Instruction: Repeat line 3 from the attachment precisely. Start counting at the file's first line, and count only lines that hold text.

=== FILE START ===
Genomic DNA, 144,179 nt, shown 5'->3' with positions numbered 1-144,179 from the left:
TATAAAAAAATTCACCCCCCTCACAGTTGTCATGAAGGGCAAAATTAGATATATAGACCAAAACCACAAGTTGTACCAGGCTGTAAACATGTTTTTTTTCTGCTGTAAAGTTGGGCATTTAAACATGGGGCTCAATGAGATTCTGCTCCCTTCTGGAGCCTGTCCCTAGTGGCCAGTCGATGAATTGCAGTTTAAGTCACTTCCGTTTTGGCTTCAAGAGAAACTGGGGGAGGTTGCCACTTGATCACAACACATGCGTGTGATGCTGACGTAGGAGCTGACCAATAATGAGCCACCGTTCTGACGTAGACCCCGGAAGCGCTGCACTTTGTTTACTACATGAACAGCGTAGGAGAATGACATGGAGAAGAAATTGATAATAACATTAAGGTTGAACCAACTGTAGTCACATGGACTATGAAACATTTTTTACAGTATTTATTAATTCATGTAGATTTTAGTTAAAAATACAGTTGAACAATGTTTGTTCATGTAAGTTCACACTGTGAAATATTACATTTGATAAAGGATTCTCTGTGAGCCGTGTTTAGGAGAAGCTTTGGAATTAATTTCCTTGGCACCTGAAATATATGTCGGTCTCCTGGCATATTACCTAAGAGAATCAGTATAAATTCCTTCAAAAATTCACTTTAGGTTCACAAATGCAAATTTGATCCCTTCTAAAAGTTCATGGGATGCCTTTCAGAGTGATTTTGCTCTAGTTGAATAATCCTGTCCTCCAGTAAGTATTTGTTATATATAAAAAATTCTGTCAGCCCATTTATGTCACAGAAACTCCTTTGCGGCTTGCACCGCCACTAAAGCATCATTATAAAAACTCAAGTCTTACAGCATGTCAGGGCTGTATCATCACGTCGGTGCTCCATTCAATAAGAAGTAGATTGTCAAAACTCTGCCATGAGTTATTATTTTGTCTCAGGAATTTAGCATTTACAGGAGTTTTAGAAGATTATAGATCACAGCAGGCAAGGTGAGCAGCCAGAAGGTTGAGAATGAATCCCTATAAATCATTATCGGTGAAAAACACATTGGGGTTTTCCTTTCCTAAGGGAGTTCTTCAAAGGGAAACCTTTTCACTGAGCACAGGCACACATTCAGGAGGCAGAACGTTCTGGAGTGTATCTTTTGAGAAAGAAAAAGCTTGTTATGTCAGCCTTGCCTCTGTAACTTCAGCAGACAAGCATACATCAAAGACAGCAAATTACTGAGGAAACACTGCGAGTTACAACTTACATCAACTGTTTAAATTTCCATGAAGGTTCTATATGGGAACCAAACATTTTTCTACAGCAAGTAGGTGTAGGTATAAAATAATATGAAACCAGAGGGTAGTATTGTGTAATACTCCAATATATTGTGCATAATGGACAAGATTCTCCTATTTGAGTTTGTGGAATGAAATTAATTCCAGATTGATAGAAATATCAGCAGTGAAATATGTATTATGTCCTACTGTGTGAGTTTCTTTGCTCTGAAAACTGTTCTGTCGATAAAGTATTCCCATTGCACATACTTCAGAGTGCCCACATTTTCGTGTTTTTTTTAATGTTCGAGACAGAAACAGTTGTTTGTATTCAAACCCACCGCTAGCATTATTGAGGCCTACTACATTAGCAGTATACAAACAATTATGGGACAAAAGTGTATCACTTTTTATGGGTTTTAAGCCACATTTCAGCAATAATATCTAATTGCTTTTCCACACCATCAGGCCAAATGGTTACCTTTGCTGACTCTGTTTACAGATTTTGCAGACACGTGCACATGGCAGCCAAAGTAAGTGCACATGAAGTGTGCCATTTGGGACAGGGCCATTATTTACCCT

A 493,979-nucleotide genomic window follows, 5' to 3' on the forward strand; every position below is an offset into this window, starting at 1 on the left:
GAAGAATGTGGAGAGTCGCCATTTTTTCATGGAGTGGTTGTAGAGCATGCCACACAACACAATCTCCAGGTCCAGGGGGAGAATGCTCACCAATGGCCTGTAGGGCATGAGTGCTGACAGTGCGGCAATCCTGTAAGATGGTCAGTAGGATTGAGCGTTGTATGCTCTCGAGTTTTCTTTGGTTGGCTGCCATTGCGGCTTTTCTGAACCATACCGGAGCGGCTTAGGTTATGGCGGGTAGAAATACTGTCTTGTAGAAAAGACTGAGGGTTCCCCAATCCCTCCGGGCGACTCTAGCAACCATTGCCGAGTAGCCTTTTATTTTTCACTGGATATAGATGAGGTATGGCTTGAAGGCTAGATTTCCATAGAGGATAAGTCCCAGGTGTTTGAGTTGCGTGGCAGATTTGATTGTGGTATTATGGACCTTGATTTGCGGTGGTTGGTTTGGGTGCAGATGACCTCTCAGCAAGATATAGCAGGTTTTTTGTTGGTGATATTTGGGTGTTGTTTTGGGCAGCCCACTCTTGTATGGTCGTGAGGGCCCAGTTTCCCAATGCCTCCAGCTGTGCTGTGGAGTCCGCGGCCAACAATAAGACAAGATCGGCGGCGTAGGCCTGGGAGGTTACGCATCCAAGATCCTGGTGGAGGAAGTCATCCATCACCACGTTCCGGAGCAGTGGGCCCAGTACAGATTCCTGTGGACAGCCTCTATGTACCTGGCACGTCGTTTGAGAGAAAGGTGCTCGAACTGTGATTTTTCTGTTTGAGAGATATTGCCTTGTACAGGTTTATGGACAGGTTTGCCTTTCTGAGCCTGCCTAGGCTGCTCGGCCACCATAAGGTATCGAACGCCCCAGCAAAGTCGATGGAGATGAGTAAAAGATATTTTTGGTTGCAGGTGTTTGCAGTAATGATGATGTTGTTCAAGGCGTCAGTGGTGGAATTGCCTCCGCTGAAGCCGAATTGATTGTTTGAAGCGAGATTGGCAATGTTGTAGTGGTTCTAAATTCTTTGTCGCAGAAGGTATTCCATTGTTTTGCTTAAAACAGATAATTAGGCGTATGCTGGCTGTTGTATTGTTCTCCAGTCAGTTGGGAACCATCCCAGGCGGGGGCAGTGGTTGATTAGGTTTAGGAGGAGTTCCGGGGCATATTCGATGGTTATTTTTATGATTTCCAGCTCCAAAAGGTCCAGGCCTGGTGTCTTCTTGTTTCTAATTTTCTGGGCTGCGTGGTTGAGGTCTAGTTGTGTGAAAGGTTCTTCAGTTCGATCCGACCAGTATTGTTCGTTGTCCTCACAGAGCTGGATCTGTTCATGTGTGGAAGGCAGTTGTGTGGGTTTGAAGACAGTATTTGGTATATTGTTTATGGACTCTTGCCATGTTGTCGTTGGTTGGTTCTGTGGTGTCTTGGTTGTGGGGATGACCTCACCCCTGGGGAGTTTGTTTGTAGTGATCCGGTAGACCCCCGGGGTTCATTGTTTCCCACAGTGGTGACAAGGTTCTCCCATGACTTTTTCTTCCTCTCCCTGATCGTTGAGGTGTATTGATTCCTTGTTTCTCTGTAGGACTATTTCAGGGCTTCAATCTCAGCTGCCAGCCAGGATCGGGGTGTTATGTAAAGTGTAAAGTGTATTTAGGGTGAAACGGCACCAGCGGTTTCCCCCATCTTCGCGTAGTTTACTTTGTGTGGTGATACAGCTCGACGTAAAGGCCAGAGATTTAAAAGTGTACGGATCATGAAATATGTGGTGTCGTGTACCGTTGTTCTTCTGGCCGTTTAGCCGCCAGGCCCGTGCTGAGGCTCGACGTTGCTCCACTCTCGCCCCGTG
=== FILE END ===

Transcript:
A 493,979-nucleotide genomic window follows, 5' to 3' on the forward strand; every position below is an offset into this window, starting at 1 on the left: